Indigestion pills taken by millions 'could raise the risk of dementia by 50%'
Daily Mail online
Dr Elizabeth Coulthard, a dementia expert at the University of Bristol, said: ‘It is important to identify risks for dementia in order to try and eliminate them. ‘However, this paper does not tell us that using a proton pump inhibitor causes dementia. ‘One important factor that is associated with both proton pump inhibitor use and dementia is body weight and body weight is not recorded in this study.’
Mixed neuropathology in frontotemporal lobar degenerationAmyotrophic Lateral Sclerosis and Frontotemporal Degeneration
2020 Frontotemporal lobar degeneration (FTLD) is a significant cause of dementia in mid-life and older adults. The extent of interactions between FTLD and other neurodegenerative pathologies is unclear. We reviewed the occurrences of mixed pathology in cases of neuropathologically diagnosed FTLD from the UK Brain Bank Network. Materials and methods: Clinicopathological details of cases of FTLD were extracted from the UK Brain Bank Network database.
Sleep quality, mental health and circadian rhythms during COVID lockdown: Results from the SleepQuest StudymedRxiv
2020 Behavioural responses to COVID19 lockdown will define the long-term impact of psychological stressors on sleep and brain health. Here we tease apart factors that help protect against sleep disturbance. We capitalise on the unique restrictions during COVID19 to understand how time of day of daylight exposure and outside exercise interact with chronotype and sleep quality.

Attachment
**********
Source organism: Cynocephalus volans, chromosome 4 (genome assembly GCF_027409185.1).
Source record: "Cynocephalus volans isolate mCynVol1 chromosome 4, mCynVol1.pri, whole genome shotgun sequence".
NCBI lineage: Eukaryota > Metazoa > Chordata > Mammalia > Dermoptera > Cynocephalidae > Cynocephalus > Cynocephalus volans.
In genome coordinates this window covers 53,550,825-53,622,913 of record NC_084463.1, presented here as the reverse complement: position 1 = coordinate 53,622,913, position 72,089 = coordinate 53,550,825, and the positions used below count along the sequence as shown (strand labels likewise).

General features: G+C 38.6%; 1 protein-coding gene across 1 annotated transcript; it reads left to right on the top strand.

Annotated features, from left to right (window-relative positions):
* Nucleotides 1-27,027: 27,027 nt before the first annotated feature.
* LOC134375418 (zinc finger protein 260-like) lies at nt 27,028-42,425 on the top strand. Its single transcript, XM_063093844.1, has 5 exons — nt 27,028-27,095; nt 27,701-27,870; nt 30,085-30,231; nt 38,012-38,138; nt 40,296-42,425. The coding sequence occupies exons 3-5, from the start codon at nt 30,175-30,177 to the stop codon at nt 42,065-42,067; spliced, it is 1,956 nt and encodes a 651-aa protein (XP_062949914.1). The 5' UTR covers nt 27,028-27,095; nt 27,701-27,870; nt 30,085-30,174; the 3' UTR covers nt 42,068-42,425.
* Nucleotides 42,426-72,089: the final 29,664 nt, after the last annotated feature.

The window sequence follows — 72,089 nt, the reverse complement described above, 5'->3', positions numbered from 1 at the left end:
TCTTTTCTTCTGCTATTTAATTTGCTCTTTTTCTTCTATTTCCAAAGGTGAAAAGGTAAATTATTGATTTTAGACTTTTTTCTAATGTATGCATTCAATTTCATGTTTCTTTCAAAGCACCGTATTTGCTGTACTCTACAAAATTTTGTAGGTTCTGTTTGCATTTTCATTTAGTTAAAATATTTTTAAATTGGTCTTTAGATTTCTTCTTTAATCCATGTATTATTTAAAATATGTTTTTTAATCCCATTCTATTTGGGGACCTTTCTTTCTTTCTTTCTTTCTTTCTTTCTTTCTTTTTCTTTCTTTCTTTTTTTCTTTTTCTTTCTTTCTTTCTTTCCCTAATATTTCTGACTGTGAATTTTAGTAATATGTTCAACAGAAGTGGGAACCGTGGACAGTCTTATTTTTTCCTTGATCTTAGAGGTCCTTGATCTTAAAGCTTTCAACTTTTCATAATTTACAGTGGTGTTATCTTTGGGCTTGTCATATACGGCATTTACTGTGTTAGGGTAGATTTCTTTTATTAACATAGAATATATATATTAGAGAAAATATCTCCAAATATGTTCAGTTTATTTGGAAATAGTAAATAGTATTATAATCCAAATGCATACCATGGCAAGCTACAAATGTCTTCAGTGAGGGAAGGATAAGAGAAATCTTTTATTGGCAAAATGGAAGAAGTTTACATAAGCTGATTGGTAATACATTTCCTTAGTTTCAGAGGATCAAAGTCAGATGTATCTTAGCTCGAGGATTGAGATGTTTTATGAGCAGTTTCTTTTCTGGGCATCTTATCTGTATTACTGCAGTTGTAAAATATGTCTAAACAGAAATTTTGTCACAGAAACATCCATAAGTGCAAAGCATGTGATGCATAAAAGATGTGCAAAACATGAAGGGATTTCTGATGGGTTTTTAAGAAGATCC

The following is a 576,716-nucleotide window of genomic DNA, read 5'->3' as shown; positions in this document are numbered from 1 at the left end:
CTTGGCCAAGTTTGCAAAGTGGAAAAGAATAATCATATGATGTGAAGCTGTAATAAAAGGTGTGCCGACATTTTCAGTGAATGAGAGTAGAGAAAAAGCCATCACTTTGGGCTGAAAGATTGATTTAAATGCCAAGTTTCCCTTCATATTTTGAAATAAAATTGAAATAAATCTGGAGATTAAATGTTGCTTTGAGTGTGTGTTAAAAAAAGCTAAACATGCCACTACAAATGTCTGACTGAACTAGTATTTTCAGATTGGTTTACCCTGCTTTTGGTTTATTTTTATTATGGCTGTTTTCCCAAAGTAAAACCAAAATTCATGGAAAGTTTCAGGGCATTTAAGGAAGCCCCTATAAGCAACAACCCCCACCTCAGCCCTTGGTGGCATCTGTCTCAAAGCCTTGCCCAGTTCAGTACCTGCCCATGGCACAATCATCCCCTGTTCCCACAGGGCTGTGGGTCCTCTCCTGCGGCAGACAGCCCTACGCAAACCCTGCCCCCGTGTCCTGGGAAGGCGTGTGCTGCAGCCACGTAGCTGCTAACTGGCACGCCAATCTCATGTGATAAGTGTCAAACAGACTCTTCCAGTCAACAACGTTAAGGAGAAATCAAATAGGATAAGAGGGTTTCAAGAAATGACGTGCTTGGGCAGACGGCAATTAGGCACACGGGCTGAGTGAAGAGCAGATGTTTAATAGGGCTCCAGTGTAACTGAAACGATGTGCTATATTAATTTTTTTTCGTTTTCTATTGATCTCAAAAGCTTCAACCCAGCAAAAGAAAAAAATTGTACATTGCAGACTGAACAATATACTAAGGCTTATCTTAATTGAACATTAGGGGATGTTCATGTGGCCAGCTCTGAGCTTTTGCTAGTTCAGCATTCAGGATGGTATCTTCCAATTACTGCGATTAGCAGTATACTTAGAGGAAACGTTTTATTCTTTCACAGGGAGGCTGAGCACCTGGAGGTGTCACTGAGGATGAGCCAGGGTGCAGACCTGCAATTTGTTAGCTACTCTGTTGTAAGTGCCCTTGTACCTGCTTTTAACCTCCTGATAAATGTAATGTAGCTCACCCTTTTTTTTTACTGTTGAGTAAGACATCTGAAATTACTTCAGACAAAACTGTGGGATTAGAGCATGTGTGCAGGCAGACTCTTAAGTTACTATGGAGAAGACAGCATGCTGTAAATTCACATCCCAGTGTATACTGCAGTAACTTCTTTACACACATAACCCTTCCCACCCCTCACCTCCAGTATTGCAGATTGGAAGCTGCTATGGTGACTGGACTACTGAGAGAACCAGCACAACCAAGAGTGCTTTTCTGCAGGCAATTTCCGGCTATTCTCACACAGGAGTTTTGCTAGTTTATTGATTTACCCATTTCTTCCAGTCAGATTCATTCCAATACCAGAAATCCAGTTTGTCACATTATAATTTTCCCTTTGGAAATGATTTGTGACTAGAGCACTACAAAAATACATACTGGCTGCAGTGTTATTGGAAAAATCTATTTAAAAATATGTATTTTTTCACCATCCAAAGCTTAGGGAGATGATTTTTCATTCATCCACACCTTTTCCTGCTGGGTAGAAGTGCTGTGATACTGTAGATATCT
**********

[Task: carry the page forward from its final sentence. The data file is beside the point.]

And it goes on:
Dopamine-gated memory selection during slow wave sleepBioRxiv
2020 The human brain selectively stores knowledge of the world to optimise future behaviour, automatically rehearsing, contextualising or discarding information to create a robust record of experiences. Storage or forgetting evolves over time, particularly during sleep. We sought to test how dopamine shaped long term memory formation before and during sleep.
Measuring brain integrity using MRI: a novel biomarker for Alzheimers disease using T2 relaxometrymedRxiv
2020 Early Alzheimer9s disease diagnosis is vital for development of disease-modifying therapies. Prior to significant loss of brain tissue, several microstructural changes take place as a result of Alzheimer9s pathology. These include deposition of amyloid, tau and iron, as well as altered water homeostasis in tissue and some cell death. T2 relaxation time, a quantitative MRI measure, is sensitive to these changes and may be a useful non-invasive, early marker of tissue integrity which could predict conversion to dementia.
Prospective memory in prodromal Alzheimer's disease: Real world relevance and correlations with cortical thickness and hippocampal subfield volumesNeuroImage: Clinical
2020 Prospective memory (PM) is a marker of independent living in Alzheimer's disease. PM requires cue identification (prospective component) and remembering what should happen in response to the cue (retrospective component). We assessed neuroanatomical basis and functional relevance of PM.